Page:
Robin Hood

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In the new "Robin Hood," Russell Crowe's iconic medieval hero wears no tights, shows little interest in redistribution of wealth, scarcely bothers with the Sheriff of Nottingham, fights alongside Maid -- sorry, Lady Marion and all but forces King John to sign the Magna Carta. In other words, director Ridley Scott and his producers were so determined this would not be your father's Robin Hood that a checklist of familiar incidents and legendary exploits to avoid must have been handed to writers Brian Helgeland (story and screenplay), Ethan Reiff and Cyrus Voris (story).

The result is less a Robin Hood story than an epic action movie that sees Crowe at the center of English history at the turn of the 13th century. It's "Gladiator" in Sherwood Forest -- only, for God's sake, don't mention Sherwood Forest either.

Scott supplies a supple visual design and terrific action choreography while Helgeland's screenplay conjures up robust characters that often lack dimension but make up for this with vigor. The film, which premieres Wednesday at the Festival de Cannes as the fest's opening movie, could be a crowd-pleaser. If that crowd extends from devotees of the Robin of Olde to teen action fans and admirers of Crowe and Cate Blanchett, Universal may have an international hit.

The film's hodgepodge approach suggests many rewrites to forge a new angle on Robin Hood plus a desire for the movie to play to many constituencies. So, understandably some things work better than others.

Its European history is so ludicrously mangled that one almost suspects Mel Brooks and Monty Python's Flying Circus lent a hand. But the Robin-Marion romance strongly holds the movie together while Scott's muscular direction and Marc Streitenfeld's brilliant score make this one of the fastest 140-minute movies you'll ever see.

The film's post-modern hero is Robin Longstride -- love that last name -- a sharpshooting archer in Richard the Lionheart's army as it pillages its way across France while returning from the bloody Third Crusade. Robin, a yeoman (or commoner), meets the lads that will one day be his Merry Men -- only please don't evoke that phrase -- while witnessing the death of his king (Danny Huston) and then a nobleman whose identity he assumes to escape across the Channel.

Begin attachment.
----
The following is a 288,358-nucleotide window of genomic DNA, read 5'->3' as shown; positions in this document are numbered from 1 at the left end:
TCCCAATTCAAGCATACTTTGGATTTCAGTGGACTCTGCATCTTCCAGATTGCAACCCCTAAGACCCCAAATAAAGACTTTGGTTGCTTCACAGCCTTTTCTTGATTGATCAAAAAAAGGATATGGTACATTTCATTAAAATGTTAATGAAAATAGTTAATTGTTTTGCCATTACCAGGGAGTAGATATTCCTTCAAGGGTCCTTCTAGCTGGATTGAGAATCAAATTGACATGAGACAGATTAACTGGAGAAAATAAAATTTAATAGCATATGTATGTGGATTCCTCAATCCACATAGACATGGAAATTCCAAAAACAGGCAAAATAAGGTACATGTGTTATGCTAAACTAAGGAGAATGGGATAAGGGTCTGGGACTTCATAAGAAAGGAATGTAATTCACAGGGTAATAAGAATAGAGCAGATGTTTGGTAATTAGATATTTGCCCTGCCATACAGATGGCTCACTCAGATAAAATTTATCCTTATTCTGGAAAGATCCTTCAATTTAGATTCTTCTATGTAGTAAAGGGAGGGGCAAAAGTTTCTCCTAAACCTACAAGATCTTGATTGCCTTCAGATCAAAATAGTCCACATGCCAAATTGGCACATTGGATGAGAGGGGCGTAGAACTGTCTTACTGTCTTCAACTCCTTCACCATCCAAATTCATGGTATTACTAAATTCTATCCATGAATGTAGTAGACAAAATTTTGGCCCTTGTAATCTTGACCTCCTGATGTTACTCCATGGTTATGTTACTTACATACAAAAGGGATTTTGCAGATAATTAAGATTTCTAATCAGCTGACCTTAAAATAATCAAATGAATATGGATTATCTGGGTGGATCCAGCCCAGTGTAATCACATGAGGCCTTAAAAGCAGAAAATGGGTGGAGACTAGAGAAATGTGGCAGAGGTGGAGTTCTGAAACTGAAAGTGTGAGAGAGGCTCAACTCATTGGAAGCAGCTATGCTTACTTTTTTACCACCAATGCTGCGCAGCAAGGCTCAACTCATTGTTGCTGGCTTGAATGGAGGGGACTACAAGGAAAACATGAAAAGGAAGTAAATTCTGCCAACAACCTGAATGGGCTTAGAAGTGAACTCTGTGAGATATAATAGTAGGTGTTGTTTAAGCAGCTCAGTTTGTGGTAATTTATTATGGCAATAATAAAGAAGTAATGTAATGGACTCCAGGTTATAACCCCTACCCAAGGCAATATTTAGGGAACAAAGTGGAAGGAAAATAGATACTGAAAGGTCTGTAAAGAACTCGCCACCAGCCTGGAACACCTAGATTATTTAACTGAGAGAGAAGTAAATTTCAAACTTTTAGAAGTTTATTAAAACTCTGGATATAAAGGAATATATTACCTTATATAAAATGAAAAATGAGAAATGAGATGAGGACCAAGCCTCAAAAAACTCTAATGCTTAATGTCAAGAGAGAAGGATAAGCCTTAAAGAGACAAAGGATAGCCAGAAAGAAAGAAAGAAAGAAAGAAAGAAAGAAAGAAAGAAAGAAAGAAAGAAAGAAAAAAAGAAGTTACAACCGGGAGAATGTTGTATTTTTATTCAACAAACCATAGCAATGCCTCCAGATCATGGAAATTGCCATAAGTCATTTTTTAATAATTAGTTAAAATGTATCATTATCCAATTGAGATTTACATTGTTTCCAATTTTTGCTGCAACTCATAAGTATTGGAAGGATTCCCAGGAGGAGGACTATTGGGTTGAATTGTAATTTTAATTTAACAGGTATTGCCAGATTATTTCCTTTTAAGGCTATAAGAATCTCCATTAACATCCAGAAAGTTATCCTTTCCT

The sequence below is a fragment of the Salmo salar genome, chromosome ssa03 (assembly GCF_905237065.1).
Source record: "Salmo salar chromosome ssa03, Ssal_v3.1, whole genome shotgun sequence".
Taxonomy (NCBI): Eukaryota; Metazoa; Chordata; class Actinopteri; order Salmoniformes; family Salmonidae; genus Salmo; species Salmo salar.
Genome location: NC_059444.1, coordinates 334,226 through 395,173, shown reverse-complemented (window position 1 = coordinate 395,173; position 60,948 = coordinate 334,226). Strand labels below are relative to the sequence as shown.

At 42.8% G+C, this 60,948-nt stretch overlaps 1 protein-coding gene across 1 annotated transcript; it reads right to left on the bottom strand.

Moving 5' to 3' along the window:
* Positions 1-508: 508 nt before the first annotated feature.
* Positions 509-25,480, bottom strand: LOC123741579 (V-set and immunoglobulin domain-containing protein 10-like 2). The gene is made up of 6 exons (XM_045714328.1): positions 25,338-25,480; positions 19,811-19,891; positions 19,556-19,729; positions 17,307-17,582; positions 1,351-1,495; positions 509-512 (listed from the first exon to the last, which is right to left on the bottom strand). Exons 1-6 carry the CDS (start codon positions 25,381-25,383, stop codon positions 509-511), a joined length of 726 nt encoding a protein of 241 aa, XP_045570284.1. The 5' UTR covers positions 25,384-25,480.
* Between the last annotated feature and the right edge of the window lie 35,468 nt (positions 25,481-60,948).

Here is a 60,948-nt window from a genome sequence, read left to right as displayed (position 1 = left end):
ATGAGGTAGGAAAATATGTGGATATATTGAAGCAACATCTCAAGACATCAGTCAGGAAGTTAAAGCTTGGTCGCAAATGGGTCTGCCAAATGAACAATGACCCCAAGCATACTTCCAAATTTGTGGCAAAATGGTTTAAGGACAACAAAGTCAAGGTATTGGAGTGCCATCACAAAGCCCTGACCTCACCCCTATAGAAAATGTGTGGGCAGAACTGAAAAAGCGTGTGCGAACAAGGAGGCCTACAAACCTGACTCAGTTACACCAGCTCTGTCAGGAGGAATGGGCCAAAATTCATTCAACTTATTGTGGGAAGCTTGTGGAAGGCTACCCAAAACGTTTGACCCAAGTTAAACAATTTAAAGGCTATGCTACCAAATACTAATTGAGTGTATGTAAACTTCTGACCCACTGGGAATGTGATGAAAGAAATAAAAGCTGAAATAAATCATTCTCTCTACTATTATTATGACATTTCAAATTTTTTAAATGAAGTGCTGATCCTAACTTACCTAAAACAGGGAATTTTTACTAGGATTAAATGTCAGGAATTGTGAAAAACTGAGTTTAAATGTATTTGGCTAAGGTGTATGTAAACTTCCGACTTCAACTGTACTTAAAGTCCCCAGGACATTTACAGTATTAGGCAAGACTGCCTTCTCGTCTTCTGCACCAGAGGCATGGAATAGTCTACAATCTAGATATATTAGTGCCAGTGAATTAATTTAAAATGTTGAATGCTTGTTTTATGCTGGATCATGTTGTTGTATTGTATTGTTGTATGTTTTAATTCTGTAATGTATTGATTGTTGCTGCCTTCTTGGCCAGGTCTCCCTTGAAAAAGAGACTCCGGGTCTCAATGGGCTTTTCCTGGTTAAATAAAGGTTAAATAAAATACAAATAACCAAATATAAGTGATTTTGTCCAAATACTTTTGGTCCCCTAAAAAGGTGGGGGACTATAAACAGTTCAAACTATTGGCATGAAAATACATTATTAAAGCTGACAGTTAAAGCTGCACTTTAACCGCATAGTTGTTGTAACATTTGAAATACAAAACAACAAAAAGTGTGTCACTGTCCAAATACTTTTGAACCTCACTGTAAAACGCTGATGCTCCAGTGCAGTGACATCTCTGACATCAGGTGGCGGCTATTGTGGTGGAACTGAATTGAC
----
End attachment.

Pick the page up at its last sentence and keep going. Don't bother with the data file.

Determined to bring the dead man's sword back to his kin in Nottingham, Robin encounters the man's aging father, Sir Walter Loxley (Max von Sydow), and his comely daughter-in-law Marion (Cate Blanchett). It is Sir Walter's idea for Robin to continue in his guise as his son since the family may lose its 5,000 acres if his son's death becomes known. The old man also hints he knows the truth about Robin's late father, a repressed childhood memory for Robin.

Robin is thus swept up into the political struggles of 1199 England -- the conflicts between callow Prince John (Oscar Isaac, no model of subtlety here), who succeeds his brother Richard on the throne, and his rebellious barons and the French king, who sends a spy, the insidious Sir Godfrey (Mark Strong), to ferment division in England to ease the way for an invasion.

Heroes and villains align themselves without any likelihood of confusion, but you do wish Scott and Helgeland spent more time with Robin and Marion and less on politics. You'd like more scenes of them together pretending to be husband and wife while getting to know each other as man and woman.

Crowe's masculine swagger is certainly matched by Blanchett's feminine bravado. She's his match any day. This is the heart of the movie but it beats too faintly.

Perhaps this film downplays Friar Tuck (Mark Addy), the Sheriff of Nottingham (Matthew Macfadyen) and the Merry Men (Scott Grimes, Kevin Durand and Alan Doyle) at its peril. The scheming barons, royals and turncoats would be more at home in Blanchett's "Queen Elizabeth" series than a Robin Hood movie.

Yet Scott has an eye -- and it's a very good one -- for sieges of castles, charging horsemen, hand-to-hand combat, glistening swords arcing through the air and deadly arrows whistling toward helpless targets. Streitenfeld's full-bore, multi-theme score beautifully enhances the visual splendors in John Mathieson's graceful cinematography while the stunt work, CGI and visual effects are all first class.

Nielsen Business Media